Updated: now with high-speed bling. See below.
I’ve had a brief exchange with Russ Nelson, of The Angry Economist fame. It looked like this:
I’ve read an weblog entry of yours recently, “Offshoring“, and I have
a question about it. In it, you say:
“The dollars that we pay to Indians don’t get magically converted into
rupees. They stay as dollars, and have absolutely no value to Indians unless they are ultimately spent as dollars back in the good old USA.”
Being a humble student, I haven’t travelled the world over, but I’ve moved around a little and I’ve never been anywhere that didn’t accept U.S. dollars, something that’s likely not true of rupees.
I’m not sure how this argument I’m making plays out, not being an economist myself, but here it is; I agree with you that jobs will be created when those dollars find their way back to the States, but if the U.S. dollar is a de-facto international currency, then those offshored dollars might take an awfully long time to come back to roost. I don’t think that it’s just the temporary loss of jobs that people are concerned about, but the possiblity that “temporarily”
could be a distressingly long time, whereas local investment, while less cost-effective also guarantees that the inherent lag in the process will be much, much shorter.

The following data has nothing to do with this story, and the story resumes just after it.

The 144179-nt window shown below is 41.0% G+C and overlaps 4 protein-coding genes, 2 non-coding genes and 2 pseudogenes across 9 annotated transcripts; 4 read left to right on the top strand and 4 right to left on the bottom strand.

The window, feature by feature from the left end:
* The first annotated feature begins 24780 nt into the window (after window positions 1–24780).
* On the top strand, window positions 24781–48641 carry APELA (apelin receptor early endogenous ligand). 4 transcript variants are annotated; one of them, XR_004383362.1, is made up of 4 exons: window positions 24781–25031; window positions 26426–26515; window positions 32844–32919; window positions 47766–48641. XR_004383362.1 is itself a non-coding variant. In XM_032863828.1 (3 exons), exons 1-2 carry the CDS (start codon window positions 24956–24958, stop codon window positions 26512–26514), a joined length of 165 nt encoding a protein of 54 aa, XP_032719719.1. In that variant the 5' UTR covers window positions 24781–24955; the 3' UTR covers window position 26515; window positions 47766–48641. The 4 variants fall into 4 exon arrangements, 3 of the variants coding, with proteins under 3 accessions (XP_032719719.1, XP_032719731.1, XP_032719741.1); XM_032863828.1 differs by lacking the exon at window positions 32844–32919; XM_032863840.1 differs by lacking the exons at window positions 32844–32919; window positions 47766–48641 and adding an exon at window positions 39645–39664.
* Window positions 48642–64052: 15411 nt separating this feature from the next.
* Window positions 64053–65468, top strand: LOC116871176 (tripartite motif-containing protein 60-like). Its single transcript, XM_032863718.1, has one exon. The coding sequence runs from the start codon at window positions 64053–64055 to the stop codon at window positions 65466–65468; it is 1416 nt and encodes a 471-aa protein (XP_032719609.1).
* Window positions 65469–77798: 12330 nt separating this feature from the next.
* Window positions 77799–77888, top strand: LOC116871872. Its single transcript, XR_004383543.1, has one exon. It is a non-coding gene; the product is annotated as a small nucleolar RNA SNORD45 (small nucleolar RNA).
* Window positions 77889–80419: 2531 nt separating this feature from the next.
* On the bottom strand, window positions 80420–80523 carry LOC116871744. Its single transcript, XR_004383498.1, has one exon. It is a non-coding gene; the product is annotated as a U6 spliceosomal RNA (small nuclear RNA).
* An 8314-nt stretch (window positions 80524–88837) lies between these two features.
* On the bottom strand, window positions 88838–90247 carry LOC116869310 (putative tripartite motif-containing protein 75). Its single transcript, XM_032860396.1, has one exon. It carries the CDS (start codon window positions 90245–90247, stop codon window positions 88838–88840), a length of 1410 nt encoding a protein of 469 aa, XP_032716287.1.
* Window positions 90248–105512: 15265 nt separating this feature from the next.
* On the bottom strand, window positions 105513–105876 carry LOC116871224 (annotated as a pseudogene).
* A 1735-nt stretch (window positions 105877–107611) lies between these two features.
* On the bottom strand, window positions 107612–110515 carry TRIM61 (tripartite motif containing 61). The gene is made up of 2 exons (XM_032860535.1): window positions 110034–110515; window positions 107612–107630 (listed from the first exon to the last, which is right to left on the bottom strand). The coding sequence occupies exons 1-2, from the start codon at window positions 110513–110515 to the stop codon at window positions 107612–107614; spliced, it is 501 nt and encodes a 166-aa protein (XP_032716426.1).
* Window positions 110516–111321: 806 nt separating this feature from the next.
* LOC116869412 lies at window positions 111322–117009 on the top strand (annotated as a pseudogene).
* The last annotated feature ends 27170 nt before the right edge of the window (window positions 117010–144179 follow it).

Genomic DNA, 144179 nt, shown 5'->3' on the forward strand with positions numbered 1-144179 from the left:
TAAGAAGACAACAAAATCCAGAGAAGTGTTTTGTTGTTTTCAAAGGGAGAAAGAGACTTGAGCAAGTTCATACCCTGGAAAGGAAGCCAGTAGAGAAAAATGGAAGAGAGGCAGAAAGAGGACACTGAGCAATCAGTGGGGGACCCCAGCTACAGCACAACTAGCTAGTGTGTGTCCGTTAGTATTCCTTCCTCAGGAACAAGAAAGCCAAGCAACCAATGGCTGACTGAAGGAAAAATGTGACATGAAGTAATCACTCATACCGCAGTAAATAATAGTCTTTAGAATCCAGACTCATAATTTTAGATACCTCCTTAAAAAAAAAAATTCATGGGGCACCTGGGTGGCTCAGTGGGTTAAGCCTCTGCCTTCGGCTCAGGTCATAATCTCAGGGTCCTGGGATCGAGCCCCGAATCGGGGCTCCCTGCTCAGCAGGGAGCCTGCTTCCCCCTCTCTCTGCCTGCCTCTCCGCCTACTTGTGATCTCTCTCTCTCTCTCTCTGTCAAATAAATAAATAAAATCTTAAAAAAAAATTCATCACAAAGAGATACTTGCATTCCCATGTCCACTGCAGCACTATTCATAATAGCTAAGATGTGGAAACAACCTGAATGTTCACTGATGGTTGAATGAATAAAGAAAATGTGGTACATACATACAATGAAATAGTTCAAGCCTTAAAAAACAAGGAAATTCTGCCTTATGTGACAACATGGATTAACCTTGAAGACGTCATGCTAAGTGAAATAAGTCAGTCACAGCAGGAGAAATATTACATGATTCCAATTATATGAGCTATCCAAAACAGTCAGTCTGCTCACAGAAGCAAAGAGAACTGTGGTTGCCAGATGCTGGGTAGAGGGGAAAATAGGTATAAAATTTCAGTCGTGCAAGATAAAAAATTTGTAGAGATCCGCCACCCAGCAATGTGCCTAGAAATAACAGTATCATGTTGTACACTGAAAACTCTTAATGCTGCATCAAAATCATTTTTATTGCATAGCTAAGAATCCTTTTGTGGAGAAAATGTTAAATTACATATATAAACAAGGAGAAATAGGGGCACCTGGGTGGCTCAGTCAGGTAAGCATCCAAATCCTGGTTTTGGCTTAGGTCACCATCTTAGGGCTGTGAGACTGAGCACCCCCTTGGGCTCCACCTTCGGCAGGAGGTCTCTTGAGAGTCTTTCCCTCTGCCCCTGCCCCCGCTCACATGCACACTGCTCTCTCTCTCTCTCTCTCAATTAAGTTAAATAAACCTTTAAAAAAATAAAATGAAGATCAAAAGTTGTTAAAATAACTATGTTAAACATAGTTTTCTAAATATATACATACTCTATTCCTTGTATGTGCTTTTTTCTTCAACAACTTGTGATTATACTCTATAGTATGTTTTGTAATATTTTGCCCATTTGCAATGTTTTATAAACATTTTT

I’m trying to draw an analogy here to insurance costs and general risk-aversion, but I’m not sure I can fully articulate it – maybe that the inefficiency of the buy-local mindset is an acceptable price to pay for the prospect of a briefer downturn in employment opportunities?
Mr. Nelson replies:
Any dollar that does not come back to the United States becomes a green collectible presidential portrait. We are happy to supply the world with currency, as long as they’re willing to accept it.
Let me put it another way: dollars get used to buy things. Therefore, there should be as many dollars as things, otherwise dollars will become more or less valuable relative to things. This change will promptly be reflected in the prices of things. If you want stable prices (and you do, more or less), then the number of dollars should match the number of things that they’re traded for.
If a new country starts buying or selling things for dollars, suddenly there aren’t enough dollars to go around, so the price of dollars goes up. This mean that the federal government can print more dollars and spend them. A dollar that goes overseas and never returns inures to all US citizens because it means that we bought things for paper. This is a good thing.
I’m not sure what I think about this, or even if he really answered my question. This is clearly not my area of expertise, so I’m going to have to find some time to read up about it and think about this some more. I don’t know how delta T works itself into opportunity costs or other economic arguments, but I’d sure love to see a good reference.
Update: It turns out that, in the relevant money markets, delta-T is as close to zero as makes no difference at all: money markets are just about the fastest, most efficient markets out there, so my posited lag is really a non-factor. So yes, he did in fact answer the question, and is right. So much for my clever idea.